• All the technology I use, whether it is assistive/specialised or mainstream, as it all helps me to do almost everything in life. My computer, my phone and my screenreaders on both, all the assistive apps, my blog and all the other places where I can stay in touch with people, my PlexTalk and Braille-Sense thanks to which I can read, and listen to music, and also that I can use my Braille-Sense in conjunction with my phone which makes it a lot easier. That I can work thanks to technology, and develop my interests. That there are dedicated people who make these things. That there are so many accessible apps and websites even if a lot aren’t, and that there are people who care about accessibility.
  •    Speaking of both language and assistive technology – people who create speech synthesis in small languages, which helps them to thrive and helps people like me with learning them. –
  • That I’m secure financially at the moment and have a job, as well as flexible work hours and that it’s not too stressful or anything, also that I am able to get disability benefits.
  • That I’m generally healthy.
  • That I haven’t had a migraine in over two weeks (this is really noteworthy because for the last few months I’d been having them at least once a week, I wonder whether it also has anything to do with a peak because the start of my faza coincides with the break in my migraines.
  • My home, that I have a place to live and that I actually feel at home here. And my room and that it is so great. That I don’t have to move around all the time anymore and have more of a sense of belonging.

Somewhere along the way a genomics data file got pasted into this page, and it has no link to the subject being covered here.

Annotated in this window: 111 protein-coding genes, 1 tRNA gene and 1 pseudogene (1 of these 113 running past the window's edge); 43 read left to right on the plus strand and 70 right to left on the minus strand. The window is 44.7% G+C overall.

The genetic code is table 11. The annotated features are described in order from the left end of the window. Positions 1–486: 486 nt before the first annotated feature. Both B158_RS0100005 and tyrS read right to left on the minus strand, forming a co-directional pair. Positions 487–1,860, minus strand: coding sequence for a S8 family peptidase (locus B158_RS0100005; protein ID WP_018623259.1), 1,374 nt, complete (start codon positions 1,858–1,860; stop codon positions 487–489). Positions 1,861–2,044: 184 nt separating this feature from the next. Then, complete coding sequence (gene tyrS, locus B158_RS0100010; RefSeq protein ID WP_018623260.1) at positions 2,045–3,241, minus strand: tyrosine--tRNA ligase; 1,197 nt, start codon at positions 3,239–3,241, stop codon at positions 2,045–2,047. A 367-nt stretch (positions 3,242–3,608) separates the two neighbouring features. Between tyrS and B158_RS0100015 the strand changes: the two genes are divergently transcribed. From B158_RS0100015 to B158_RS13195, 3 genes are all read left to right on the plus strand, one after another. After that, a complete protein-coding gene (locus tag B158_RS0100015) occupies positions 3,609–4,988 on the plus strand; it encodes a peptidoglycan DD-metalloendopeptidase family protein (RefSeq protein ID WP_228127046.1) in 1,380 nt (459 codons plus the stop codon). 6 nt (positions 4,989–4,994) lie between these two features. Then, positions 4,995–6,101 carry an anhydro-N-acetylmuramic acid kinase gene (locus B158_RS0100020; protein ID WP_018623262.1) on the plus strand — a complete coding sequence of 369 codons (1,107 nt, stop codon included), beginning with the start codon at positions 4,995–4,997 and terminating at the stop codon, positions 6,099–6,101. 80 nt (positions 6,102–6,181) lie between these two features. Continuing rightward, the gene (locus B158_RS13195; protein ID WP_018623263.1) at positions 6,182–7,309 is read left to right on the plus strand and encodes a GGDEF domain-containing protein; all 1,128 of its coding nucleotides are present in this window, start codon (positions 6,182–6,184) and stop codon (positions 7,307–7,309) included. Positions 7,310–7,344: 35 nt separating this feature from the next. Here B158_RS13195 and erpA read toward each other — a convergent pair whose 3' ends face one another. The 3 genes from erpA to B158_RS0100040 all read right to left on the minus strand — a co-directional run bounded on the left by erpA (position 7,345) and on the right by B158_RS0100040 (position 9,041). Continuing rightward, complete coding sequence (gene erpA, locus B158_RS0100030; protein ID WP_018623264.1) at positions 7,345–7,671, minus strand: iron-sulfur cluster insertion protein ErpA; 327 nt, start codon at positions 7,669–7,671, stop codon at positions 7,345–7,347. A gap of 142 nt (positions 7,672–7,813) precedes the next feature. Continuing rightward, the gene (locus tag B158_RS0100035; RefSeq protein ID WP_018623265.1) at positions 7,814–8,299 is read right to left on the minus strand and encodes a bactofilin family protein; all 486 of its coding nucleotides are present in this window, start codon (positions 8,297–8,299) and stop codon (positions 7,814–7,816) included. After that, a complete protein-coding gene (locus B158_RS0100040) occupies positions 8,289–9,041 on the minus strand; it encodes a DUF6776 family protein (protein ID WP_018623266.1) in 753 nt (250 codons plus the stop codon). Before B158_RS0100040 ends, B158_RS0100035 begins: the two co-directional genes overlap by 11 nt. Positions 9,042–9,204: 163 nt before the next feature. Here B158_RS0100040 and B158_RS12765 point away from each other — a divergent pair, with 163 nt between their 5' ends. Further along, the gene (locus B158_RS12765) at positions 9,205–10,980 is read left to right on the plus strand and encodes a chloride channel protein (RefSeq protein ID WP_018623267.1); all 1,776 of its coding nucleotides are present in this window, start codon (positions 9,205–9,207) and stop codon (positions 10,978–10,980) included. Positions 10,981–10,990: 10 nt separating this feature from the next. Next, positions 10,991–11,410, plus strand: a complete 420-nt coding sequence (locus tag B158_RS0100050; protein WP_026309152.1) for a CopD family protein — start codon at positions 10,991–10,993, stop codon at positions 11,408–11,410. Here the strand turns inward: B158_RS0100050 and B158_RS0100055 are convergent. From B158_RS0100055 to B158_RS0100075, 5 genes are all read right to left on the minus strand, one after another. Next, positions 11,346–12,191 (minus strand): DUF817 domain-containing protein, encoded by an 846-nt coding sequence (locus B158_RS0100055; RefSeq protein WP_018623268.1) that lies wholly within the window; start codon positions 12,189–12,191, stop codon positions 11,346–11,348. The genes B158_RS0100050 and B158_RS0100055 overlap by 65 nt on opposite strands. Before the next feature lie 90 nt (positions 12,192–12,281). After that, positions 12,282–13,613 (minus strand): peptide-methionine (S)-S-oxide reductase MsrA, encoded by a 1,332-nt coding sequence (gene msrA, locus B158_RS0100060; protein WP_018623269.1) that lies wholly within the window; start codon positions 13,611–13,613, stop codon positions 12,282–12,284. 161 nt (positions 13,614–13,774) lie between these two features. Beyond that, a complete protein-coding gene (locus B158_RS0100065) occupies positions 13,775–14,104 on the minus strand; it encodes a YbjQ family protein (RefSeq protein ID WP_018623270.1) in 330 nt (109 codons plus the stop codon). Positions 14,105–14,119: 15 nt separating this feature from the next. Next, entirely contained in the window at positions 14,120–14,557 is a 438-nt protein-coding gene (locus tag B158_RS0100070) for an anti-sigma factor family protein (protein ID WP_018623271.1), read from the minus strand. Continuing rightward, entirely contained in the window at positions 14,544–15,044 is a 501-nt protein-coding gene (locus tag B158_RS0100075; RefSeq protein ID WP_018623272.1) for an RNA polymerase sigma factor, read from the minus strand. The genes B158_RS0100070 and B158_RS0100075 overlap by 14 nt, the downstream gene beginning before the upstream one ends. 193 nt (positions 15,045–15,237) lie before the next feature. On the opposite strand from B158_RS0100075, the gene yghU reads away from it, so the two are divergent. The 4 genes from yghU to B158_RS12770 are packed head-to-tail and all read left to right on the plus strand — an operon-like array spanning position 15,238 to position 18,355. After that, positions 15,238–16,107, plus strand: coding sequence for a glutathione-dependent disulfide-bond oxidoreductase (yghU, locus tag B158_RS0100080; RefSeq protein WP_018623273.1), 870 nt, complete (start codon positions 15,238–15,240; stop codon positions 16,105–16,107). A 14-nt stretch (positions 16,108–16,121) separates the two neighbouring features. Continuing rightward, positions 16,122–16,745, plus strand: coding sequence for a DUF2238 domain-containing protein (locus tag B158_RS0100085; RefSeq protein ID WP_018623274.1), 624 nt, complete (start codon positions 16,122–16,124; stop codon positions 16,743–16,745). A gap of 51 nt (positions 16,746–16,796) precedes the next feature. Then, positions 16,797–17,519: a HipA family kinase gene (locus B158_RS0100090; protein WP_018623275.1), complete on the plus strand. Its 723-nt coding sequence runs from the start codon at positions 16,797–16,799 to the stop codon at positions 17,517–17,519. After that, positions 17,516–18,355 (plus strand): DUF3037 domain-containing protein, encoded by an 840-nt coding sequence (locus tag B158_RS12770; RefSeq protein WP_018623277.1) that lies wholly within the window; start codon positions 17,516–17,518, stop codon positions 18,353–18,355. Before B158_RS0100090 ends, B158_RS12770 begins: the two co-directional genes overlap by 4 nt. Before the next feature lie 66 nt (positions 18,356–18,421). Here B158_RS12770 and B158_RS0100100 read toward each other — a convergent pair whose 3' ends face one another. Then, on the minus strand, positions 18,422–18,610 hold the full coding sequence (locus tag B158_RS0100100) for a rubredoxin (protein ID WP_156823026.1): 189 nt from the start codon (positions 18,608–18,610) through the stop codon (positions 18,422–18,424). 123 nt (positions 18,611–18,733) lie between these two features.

• All the beautiful things in the world.
  • Good sleep whenever I get it, and all my interesting, long and vivid dreams, and that I have a very comfy bed. Also all the nights when I cannot sleep because then I’m usually more creative so it has its benefits too.
  • Good food.
  • My synaesthesias, and other weird but fun things like that in my brain that make my life more interesting.
  • Great books.
  • All the great music in the world.
  • That I can blog and journal.
  • My sense of humour.
  • My imagination.
  • My brains.
  • My empathy and sensitivity, although it can also be a pain sometimes, just like the imagination.
  • My anti-anxiety medication.
  • Warm, relaxing baths.
  • My fabulous B&O headphones.
  • That I was able to learn how to use the iPhone.
  • My additional Bluetooth keyboard that I use with my iPhone when i can’t use my Braille-Sense.
  • My gem stones.
  • All the caring people in the world in general.
  • And all the people in the world who are able to think critically and independently.